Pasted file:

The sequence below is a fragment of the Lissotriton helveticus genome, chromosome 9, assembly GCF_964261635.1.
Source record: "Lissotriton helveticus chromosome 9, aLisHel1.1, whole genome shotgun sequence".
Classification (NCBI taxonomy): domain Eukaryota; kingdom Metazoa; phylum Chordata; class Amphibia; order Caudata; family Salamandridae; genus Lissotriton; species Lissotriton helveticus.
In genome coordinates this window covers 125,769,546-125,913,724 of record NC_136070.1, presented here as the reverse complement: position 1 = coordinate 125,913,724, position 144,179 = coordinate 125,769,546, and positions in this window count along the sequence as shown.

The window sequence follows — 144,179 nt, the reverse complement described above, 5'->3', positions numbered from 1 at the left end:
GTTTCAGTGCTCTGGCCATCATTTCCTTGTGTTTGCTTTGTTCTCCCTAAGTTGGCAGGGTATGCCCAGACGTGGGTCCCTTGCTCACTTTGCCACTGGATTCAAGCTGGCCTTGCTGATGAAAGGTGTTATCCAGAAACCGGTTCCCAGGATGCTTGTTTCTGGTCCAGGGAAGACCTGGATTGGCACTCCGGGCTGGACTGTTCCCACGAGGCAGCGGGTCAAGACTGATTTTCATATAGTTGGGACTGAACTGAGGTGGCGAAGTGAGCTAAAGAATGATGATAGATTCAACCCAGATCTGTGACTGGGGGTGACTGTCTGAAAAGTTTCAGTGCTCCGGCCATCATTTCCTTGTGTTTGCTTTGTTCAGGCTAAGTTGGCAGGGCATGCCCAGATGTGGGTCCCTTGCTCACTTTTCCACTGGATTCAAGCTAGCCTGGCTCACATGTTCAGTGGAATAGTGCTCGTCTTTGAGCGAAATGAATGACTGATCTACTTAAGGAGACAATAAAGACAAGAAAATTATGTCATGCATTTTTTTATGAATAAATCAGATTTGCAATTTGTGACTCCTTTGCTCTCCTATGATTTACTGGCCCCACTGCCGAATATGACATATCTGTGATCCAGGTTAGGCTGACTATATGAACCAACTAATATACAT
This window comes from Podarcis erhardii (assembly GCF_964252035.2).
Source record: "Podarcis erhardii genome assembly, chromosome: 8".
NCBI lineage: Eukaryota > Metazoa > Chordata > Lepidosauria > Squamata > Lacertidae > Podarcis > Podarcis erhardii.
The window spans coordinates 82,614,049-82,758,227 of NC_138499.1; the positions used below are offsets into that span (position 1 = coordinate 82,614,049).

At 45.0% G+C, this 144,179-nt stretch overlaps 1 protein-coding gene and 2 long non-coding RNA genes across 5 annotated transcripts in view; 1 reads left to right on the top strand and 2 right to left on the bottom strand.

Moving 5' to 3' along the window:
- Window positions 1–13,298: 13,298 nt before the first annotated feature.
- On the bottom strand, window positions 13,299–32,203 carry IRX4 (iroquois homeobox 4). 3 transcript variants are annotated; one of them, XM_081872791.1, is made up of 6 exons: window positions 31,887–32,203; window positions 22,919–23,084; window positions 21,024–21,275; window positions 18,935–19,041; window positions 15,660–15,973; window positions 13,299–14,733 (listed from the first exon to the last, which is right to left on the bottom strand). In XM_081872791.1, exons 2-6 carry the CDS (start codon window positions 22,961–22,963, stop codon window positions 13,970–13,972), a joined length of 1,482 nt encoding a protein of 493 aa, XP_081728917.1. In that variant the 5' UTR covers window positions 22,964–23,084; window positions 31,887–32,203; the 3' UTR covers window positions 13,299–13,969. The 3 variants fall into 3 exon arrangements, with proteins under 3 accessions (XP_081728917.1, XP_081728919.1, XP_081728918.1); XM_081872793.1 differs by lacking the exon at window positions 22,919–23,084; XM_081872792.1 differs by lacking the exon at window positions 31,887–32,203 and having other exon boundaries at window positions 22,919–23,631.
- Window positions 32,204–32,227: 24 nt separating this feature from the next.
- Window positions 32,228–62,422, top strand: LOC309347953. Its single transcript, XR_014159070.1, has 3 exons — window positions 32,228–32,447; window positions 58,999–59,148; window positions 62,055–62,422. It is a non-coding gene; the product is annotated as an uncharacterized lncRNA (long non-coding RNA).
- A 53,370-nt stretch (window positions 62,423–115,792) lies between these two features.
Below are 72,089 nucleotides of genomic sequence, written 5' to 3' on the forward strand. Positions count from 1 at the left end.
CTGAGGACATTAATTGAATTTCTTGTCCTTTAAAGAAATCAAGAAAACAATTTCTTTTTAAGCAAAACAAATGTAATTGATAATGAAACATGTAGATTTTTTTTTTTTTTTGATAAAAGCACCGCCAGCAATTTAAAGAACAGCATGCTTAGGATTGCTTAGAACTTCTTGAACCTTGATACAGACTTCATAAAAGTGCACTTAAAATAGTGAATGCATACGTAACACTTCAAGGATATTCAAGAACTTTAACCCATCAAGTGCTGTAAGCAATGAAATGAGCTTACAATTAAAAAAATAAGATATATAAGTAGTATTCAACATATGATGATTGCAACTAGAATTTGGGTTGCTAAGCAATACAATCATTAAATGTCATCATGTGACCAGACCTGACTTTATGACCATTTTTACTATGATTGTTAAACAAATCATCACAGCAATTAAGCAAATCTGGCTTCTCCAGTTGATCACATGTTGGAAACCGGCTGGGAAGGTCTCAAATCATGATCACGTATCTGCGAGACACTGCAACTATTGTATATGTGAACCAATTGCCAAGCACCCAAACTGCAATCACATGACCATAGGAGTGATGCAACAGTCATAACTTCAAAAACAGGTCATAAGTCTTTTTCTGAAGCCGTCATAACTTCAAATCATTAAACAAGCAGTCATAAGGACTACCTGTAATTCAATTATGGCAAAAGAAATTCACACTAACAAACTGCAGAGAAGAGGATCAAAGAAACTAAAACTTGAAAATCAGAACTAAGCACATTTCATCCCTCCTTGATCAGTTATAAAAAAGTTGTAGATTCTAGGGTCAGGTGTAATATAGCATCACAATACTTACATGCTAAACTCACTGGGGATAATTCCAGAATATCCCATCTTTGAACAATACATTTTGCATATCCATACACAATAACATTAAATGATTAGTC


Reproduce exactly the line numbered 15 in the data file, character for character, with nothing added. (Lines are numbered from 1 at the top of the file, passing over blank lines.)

- Window positions 32,204–32,227: 24 nt separating this feature from the next.